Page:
“People are really angry about what’s happening in our democracy,” said Margrete Strand, executive vice president of Public Citizen. The push for an amendment is something that average voters can “understand” and “grab onto,” she added.
To be sure, voters are notoriously fickle when it comes to campaign financing. Gallup’s latest polls on the topic found that half of voters support government funding of elections, and 79 percent support limiting campaign receipts and spending. But Democrats’ perennial assaults on big money have repeatedly failed to help them at the polls.
Lessig has set out to prove the issue can fire up voters as well as donors, and Mayday PAC will announce a slate of at least five federal candidates on July 21. Whatever the merits and demerits of various campaign finance schemes, voters will ultimately have the last word.
“The only way to prove this is to do it,” said Lessig. “We can have all sorts of polling and science and focus groups. But the thing that counts in Washington is victory.”
Eliza Newlin Carney is a senior staff writer covering political money and election law for CQ Roll Call.
May 6, 2014
The Supreme Court’s recent ruling to overturn limits on aggregate campaign contributions has revived a long-running debate over the demise of the nation’s political parties, and what could bring them back to life.
In McCutcheon v. Federal Election Commission, the high court may have done the parties a favor by eliminating the $123,200 cap on what individuals may give to candidates and parties as a group in one election cycle. Parties are now free to solicit much larger checks through so-called joint fundraising committees, a type of collective account that divvies up money between parties and candidates.
Watchdogs warn that such joint campaign funds will effectively bring back the unlimited soft money contributions to the parties that Congress banned in 2002, legislation best known as the McCain-Feingold law after its Senate authors. But conservatives hail the McCutcheon ruling as the first step toward repairing the damage that they say was done by that ban.
That law “has succeeded in profoundly altering the state of American politics by severely weakening American political parties to the benefit of outside spending groups who may raise and spend unlimited funds in connection with federal elections,” testified election lawyers Neil Reiff, a Democrat, and Donald McGahn, a Republican, before the Senate Rules and Administration Committee last week.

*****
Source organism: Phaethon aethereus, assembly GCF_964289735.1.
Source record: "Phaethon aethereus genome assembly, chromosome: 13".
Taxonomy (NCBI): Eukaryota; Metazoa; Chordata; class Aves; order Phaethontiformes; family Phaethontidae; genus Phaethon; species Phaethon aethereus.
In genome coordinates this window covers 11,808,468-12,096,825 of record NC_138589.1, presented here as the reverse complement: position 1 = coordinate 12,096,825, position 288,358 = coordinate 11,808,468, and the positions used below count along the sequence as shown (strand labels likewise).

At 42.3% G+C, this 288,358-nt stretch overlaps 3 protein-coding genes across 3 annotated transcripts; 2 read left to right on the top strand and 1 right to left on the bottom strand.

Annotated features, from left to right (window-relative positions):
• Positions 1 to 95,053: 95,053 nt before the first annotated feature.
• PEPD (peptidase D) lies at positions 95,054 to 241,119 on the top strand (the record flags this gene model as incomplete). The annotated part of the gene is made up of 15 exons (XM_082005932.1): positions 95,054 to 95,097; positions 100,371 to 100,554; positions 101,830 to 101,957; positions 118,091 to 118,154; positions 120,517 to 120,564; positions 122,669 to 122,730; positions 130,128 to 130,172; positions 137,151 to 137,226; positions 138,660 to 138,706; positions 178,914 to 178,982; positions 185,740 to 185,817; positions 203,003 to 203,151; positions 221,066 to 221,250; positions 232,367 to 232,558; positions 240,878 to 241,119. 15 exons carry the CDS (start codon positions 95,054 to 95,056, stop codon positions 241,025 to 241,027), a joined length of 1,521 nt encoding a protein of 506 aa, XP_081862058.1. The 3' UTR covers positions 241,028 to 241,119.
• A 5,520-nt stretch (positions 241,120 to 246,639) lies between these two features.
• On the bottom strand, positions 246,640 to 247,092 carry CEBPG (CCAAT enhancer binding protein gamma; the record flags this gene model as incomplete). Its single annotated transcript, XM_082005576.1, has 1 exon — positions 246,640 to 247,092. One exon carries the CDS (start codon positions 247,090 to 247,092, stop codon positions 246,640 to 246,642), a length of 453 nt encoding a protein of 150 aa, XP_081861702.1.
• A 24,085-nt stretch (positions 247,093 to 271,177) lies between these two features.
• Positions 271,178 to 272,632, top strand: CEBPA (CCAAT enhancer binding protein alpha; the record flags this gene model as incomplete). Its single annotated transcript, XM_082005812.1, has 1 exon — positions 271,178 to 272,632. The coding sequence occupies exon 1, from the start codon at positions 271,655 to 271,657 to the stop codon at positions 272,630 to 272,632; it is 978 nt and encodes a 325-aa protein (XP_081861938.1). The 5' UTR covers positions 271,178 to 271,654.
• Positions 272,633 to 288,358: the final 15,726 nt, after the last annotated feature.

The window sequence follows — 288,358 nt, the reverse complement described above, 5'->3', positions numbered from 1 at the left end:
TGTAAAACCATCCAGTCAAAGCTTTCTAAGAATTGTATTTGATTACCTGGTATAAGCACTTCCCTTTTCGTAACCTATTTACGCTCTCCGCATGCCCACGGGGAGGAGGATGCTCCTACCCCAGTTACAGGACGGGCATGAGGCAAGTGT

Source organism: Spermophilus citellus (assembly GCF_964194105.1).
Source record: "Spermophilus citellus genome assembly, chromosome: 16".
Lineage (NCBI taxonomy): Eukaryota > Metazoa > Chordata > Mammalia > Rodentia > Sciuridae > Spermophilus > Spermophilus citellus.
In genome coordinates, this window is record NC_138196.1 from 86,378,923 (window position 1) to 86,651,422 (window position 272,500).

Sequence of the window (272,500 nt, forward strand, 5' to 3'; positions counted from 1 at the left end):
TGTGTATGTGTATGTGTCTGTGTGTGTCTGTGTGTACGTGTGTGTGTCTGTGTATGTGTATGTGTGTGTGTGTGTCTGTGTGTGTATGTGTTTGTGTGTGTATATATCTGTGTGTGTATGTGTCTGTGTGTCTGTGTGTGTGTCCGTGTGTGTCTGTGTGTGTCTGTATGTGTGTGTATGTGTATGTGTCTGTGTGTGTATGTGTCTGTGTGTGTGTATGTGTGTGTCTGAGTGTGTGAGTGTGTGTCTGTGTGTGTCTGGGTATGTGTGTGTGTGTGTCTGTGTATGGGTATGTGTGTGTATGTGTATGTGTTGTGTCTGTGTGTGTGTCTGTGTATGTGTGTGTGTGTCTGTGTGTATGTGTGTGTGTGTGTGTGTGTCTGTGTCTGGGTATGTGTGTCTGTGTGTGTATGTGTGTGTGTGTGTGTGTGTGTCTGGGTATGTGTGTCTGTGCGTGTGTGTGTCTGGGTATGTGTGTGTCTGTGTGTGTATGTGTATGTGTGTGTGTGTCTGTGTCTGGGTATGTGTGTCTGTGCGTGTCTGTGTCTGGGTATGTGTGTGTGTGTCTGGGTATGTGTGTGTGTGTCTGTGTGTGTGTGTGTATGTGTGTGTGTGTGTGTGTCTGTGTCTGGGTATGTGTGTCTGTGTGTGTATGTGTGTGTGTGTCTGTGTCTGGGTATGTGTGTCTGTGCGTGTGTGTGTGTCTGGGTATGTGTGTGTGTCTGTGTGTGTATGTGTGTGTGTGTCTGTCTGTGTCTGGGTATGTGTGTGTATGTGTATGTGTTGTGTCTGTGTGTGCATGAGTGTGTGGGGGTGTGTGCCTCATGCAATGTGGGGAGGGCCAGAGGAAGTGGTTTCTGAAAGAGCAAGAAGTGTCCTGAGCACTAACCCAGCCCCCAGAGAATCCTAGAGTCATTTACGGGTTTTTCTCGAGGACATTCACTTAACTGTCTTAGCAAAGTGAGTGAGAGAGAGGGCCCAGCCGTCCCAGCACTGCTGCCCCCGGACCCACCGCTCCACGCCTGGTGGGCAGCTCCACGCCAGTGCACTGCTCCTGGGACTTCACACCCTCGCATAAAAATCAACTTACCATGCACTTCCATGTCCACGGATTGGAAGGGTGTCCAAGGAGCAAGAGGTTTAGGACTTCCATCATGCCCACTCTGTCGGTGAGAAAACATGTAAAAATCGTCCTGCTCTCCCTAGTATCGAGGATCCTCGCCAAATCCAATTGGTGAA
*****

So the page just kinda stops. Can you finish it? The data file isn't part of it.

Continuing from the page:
Reiff, the former deputy general counsel at the Democratic National Committee, and McGahn, a former FEC chairman, aren’t the only McCain-Feingold critics to vent their frustration with the soft money ban in recent weeks. If only Congress hadn’t outlawed soft money, the ban’s detractors imply, a host of political ills would never have come to pass.
It’s easy to see why party organizers and advocates of campaign finance deregulation chafe at the current regime. After all, if unrestricted super PACs and non-disclosing tax-exempt groups can spend millions in elections with no limits, why can’t the parties? A wave of commentary has enumerated the parties’ salutary role promoting robust competition, and moderating partisan polarization by appealing to the voters in the center.
But the parties’ demise goes way beyond McCain-Feingold. And eliminating the cap on “base” contributions to candidates and parties, which many conservatives now endorse, would not necessarily strengthen the parties. While the McCain-Feingold law put $591 million in soft money that the parties had raised in 2002 out of reach, they quickly made up for that loss. In the 2004 elections, the parties collected more in “hard” money subject to contribution limits — $1.5 billion — than they had in hard and soft money combined ($1.1 billion) before the ban took effect.
Outside spending did increase — the so-called 527 groups came that came into vogue following the ban boosted their receipts to $424 million, an increase of some $273 million, according to the Campaign Finance Institute. But the big non-party spending jump didn’t come until after the 2010 Citizens United v. FEC ruling to deregulate independent campaign spending. In 2012, the first presidential race to follow that ruling, outside spending topped $1 billion.
If the parties had really spent their unrestricted money on get-out-the-vote activities and party building before the McCain-Feingold law took effect, soft money nostalgia might be more compelling. But a parade of former and current elected officials who defended that ban in court testified that the money was spent not on grass-roots activity or state and local elections, but on high-dollar ads; in 2000, 92 percent of those ads did not even identify the parties.
The former members of Congress testified that they “were expected to raise significant amounts of money for their party committees, were given incentives to do so, and could face sanctions if they did not.” They also detailed how party officials relied on lawmakers to net big donors and described “an inseverable link between the national political parties, their congressional fundraising committees and federal candidates.”